After Baptist Standard Editor Presnall Wood wrote an editorial demanding that Patterson give specific examples of alleged liberalism in SBC denominational posts, Patterson released a list of seven names–six seminary professors and one pastor. The seven denied the charges.

May 14, 1980:

In a letter sent to the Standard, Patterson said: “No political party will emerge from among the various groups of concerned Baptists. No 'takeover' is planned, desired or possible. Baptists who believe in the full trustworthiness of the Bible are exchanging information and encouraging participation in associational and convention life. This is the full extent of what is transpiring.”

May 14, 1980:

W.A. Criswell, pastor of First Baptist Church of Dallas and founder of Criswell Center for Biblical Studies, where Patterson then was president, announces that he and other church and school leaders have asked Patterson to withdraw from leadership of the movement aimed at electing SBC presidents.

June 18, 1980:

Speaking at Tower Grove Baptist Church in St. Louis on the Sunday prior to the SBC annual meeting, Patterson declares that accepting the Bible as inerrant is the only course that can lead to spiritual revival, which in turn is the only thing that can “stave off” World War III.

Jim Jones of the Fort Worth Star-Telegram interviews Patterson during the height of the SBC controversy.

Sept. 24, 1980:

At the Virginia rally where Paul Pressler said conservatives are “going for the jugular” in their campaign to control the SBC, Patterson also spoke. He decried a proposal by the Baptist General Association of Virginia to tie a church's qualification to send messengers to the state convention to undesignated Cooperative Program gifts. Patterson advocated that conservative churches should send their gifts designated to avoid funding institutions or agencies they did not favor. “Clearly, this is taxation without representation,” Patterson said. He called such a tactic “extremely unbaptistic and contrary to everything that has been done heretofore in Southern Baptist life.”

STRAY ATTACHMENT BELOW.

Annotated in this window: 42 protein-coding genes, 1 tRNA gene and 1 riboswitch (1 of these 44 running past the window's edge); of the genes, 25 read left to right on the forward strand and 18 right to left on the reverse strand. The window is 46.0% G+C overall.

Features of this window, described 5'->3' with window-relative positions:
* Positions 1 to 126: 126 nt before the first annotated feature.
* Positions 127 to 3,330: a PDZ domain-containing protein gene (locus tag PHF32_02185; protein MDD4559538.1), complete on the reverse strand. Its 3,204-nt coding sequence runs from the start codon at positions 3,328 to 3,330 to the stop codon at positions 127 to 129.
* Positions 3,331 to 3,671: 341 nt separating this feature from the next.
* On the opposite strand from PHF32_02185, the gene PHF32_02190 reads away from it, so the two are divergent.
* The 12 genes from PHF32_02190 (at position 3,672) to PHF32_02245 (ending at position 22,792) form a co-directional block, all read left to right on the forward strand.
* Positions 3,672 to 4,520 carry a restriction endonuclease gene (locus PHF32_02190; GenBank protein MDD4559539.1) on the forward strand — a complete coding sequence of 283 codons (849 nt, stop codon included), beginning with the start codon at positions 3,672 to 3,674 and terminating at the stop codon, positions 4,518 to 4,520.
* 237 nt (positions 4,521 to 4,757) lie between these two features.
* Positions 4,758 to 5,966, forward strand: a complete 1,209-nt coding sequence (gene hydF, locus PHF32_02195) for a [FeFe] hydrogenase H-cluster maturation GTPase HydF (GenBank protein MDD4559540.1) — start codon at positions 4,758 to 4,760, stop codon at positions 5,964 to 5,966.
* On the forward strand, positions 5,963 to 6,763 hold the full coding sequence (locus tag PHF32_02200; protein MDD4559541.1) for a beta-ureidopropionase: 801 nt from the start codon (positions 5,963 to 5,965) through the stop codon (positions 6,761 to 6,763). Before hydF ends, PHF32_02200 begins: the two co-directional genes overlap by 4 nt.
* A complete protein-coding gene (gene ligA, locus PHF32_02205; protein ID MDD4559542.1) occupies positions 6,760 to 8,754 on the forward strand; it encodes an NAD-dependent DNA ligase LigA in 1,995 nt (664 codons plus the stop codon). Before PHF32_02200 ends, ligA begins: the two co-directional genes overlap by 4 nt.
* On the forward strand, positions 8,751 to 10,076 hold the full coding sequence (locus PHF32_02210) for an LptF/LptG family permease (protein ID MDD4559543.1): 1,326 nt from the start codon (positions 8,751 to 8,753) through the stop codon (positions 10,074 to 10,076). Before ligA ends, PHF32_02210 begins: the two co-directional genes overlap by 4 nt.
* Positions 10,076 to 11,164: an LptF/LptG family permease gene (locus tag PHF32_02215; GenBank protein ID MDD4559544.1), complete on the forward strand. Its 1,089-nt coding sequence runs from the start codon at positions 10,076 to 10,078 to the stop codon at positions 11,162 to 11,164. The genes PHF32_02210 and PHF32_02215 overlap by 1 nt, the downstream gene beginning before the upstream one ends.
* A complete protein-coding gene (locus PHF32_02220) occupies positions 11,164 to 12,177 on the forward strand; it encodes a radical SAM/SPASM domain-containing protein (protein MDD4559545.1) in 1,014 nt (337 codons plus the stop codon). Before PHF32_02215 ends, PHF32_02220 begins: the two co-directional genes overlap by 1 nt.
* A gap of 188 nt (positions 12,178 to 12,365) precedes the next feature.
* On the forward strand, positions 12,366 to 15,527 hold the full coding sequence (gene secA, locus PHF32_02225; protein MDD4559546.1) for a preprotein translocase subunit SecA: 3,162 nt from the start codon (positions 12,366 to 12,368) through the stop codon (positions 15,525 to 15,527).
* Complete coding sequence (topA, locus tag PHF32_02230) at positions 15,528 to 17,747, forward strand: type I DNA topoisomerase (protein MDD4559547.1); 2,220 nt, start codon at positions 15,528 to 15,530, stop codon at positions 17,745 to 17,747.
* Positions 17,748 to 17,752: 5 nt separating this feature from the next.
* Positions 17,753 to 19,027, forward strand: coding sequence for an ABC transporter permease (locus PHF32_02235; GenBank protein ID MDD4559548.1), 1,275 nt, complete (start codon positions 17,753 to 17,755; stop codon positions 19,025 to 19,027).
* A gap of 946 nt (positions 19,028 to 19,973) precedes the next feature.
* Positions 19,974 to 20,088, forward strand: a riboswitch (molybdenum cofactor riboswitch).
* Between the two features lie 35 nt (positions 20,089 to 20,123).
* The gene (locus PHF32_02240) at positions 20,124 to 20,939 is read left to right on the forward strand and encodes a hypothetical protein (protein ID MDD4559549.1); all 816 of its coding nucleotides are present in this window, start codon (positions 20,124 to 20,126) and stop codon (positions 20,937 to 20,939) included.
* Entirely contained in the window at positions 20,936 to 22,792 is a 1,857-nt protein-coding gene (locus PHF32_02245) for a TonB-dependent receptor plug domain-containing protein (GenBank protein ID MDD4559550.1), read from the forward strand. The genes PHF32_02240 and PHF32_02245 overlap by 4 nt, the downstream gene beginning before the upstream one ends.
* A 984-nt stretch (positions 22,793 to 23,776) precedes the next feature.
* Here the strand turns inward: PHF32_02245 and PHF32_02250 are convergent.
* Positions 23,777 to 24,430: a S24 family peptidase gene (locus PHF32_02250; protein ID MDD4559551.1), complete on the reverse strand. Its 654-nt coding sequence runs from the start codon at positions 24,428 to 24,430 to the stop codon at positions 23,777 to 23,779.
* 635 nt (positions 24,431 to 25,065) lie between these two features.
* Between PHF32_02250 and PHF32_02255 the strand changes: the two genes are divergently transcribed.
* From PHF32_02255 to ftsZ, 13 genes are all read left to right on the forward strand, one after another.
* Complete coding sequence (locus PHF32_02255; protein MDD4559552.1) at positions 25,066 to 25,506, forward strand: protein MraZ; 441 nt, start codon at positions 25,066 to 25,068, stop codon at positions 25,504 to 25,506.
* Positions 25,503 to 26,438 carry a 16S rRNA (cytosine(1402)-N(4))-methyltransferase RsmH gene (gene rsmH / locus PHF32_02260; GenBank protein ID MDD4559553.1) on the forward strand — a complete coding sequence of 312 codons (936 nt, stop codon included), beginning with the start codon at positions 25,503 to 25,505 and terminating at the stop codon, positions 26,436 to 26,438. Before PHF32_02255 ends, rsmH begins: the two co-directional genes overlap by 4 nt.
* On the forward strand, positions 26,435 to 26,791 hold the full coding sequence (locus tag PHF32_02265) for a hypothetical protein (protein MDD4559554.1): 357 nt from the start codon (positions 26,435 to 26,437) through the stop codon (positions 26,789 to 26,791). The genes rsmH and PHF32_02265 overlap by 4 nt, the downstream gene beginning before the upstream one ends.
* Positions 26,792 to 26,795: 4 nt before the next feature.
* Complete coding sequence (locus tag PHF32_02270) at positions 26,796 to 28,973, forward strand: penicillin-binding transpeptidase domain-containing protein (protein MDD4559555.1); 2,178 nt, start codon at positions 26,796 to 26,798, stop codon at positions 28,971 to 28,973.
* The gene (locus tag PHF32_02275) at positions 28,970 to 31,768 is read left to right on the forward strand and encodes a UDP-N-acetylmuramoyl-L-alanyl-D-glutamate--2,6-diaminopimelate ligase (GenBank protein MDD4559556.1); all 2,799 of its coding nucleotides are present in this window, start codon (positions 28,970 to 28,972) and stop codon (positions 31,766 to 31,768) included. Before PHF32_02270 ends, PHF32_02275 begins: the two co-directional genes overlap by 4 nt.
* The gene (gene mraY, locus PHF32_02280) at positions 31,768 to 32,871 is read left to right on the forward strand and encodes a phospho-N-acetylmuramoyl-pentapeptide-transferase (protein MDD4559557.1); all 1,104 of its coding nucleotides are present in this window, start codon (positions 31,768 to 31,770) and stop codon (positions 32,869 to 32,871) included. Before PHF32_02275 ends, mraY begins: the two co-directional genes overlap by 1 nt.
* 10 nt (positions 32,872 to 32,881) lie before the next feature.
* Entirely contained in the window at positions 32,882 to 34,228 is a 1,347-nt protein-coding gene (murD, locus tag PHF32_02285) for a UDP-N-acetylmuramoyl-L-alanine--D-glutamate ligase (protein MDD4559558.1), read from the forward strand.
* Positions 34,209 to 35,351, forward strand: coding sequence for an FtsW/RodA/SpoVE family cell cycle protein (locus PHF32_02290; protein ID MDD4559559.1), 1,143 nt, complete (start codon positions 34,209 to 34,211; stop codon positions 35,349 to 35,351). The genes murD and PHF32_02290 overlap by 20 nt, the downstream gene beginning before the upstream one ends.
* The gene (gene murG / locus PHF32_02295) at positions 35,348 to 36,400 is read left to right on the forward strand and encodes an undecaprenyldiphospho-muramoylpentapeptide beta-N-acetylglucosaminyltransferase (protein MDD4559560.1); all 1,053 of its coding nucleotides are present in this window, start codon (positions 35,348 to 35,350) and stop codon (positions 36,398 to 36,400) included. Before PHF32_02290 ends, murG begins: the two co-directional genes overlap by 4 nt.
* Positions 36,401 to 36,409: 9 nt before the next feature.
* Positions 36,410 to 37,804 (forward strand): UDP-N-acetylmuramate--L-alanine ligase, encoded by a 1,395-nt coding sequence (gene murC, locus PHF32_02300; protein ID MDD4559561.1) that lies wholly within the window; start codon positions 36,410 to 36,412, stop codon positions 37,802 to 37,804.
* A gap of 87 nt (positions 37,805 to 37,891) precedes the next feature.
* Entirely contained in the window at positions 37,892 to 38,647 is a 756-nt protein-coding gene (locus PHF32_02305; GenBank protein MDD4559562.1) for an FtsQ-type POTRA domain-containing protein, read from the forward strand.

June 17, 1981:

In a debate with Kenneth Chafin before the Religion Newswriters Association, Patterson called the 1963 Baptist Faith & Message “very adequate” but said there are two phrases he would delete which he characterized as “code words” for “neo-orthodox theology.” One called the Bible “the record of God's revelation of himself to man.” The other said, “The criterion by which the Bible is to be interpreted is Jesus Christ.”

June 17, 1981:

In the debate before the RNA, Chafin accused Patterson and others of executing a “ruthless reach for personal power” in seeking to control the presidential elections in the SBC. Patterson denied the charge, asking: “What power do I have? What office have I been elected to? What office have I sought?”

Nov. 24, 1982:

Patterson and 39 others participated in a dialogue on problems within the SBC, held at a hotel in Irving. Patterson presented a paper in which he outlined six questions he said must be answered. One of those concerned his desire for “parity” or representation of inerrantists on seminary faculties and in denominational structures. Another concerned finding a way for conservatives to support the SBC Cooperative Program without violating their consciences. “Is there a plan by which all Southern Baptists may participate together in a cooperative way without the necessity of supporting that which is morally and theologically repugnant to them? … There is either going to have to be a revision of the Cooperative Program–not an abolition, merely a restructuring–or it will suffer some enormous trauma.”